Thanks to the intervention of the Jewish youth of Rakishok, seventeen pogrom-assassins were shot while the Soviets were in power.

[Page 391]

What I Experienced

by Gisa Levin

Translated by Mathilda Mendelow

Until 1940 I lived in Rokishok. When the Soviets came to Lithuania I moved to Kovno, although the rich Jews were complaining to be under the might of Russia, it was better under them than under the Germans. I worked in Kovno in a large military business. During the day I worked and at night I studied.

The Russian Government had opened university courses for adults in Kovno. The Russian teachers told us that the Germans were their greatest foes and that they were preparing for war with Hitler's land.

By June 22, 1941 at 4 am Kovno was bombarded and the radio announcer announced that the German - Russian war had started. The Jews started their exodus to the boundaries of Russia, but the Lithuanian partisans stopped them and killed the departing Jewish and Soviet Russian workers. They tore away the railway tracks and mined the roads. They were afraid of the Lithuanian partisans and they turned back. Besides this there were the bombers of the Germans. All the roads were monitored. The Lithuanians did the same in other cities and towns. They accused the Jews of shooting Lithuanians. They searched for arms and arrested Jews and killed them and stole all their belongings. They accused Jews that they were shooting Lithuanians. On Wednesday June 25, 1941 the Germans entered Kovno with a big parade, grand marching, with the nazi flag.

With great fear and in greatest trepidation, the returning Jews came into the city from their retreats. They feared that the Germans would see them walking and they would shoot them then and there. In a fearful positions, Jews walked with their wives and children, carrying small children. They all looked like shadows and not live people…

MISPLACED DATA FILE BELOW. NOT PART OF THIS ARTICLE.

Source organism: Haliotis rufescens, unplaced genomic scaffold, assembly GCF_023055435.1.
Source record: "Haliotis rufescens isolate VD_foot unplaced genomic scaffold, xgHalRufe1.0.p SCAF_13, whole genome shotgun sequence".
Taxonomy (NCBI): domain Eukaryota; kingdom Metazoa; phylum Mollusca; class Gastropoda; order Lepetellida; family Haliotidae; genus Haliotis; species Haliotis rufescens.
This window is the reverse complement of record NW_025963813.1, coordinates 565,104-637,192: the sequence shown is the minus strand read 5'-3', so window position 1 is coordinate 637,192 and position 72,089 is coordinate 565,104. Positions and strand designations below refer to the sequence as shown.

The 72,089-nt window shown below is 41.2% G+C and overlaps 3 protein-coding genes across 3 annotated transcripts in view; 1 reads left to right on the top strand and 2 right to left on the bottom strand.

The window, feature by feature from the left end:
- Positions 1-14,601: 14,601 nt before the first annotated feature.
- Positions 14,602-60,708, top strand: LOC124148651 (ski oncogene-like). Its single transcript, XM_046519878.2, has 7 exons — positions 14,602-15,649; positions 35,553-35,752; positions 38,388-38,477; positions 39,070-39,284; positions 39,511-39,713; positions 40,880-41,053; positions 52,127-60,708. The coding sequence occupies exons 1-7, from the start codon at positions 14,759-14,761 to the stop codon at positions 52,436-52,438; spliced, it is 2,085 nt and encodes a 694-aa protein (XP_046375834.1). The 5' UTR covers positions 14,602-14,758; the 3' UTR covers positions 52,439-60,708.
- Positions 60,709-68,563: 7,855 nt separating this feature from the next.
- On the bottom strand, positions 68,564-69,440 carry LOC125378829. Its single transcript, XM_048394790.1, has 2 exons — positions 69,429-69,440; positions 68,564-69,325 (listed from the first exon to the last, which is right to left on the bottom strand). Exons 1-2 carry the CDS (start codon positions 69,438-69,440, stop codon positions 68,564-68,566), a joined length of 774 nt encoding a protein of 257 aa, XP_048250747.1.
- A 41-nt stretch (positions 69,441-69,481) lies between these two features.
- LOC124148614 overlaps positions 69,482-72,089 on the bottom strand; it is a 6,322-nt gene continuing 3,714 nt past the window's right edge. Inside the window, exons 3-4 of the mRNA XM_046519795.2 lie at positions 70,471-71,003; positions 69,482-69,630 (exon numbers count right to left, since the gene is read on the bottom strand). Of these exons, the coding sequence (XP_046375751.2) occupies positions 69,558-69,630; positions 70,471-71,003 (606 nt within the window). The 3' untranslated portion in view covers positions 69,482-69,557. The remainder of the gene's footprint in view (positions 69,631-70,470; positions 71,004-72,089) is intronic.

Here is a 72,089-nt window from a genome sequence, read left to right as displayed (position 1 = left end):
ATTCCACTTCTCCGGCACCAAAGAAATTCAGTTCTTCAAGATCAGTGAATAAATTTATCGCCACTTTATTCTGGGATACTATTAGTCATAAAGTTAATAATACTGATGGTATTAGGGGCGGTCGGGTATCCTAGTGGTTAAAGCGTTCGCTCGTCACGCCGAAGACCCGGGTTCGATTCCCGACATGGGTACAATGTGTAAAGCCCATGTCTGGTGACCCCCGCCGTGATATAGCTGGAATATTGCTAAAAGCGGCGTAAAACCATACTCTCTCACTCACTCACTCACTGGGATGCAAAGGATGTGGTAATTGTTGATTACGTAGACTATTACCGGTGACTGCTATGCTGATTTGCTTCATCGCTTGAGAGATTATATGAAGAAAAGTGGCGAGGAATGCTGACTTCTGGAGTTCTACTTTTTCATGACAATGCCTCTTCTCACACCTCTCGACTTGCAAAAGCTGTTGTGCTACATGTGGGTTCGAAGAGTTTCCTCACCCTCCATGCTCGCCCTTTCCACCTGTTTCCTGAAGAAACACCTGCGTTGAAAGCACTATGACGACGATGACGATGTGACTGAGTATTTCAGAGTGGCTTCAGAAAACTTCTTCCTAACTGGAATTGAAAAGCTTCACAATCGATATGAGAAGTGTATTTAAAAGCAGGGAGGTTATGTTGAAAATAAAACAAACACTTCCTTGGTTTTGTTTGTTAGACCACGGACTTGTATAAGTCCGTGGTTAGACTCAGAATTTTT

Within 5 weeks of the arrival of the Germans there was a Ghetto. Both Lithuanians and Germans treated Jews sadistically - not only once was the revolver over my heart - Christians saved my life once - A Lithuanian captain, obviously a Democratic Person helped me to hide until I ran away from the Lithuanians and nazis.

Once the Lithuanian partisans took me to a house where we had to clean and work. They laughed at me and forced me to sing Russian songs and they maligned the Jews, and they were the worst outcasts of all times. [They claimed that ]the Jews were all communists, e.g. when the Communists came the Jews met them with bouquets of flowers.

We had to wear the shameful yellow patch. I was a blond and did not look typically Jewish and therefore I often went from the Ghetto to the city without the shameful patch. An unusual tale of happenings an tortures started in the Ghetto. In the Ghetto everyone was forced to work both old and young - in airports or in the fields. Also, the German SS were present in the Ghetto. During the day one had to work and at night were fearful because they used to take people away from their homes. I have been alone without family and afraid of death. More than once I have been close to death and was one of the 12,000 that were to go to the 9th fort. [Translator's note: I believe this was a dilapidated fort where inhabitants were placed before they were all shot. There is now a Russian monument on the site to commemorate the events at this location]. I was able to avoid death by escaping from the small Ghetto, where I was, as it was being liquidated, to the larger Ghetto.

Fresh in my memory are the gruesome happenings of Ghetto living and also the following terrible episodes. – The Germans once surrounded the Jewish hospital with coal throwers and burned the sick, the Doctors, nurses and all personnel. Another terrible order was that all those living in the Ghetto had to gather together on October 28, 1941 in the morning at a place for registration. No one was to go to work that day. No one was allowed to stay home. Even old and sick adults and children had to gather there. The order stated that all those who stayed in their homes would be shot.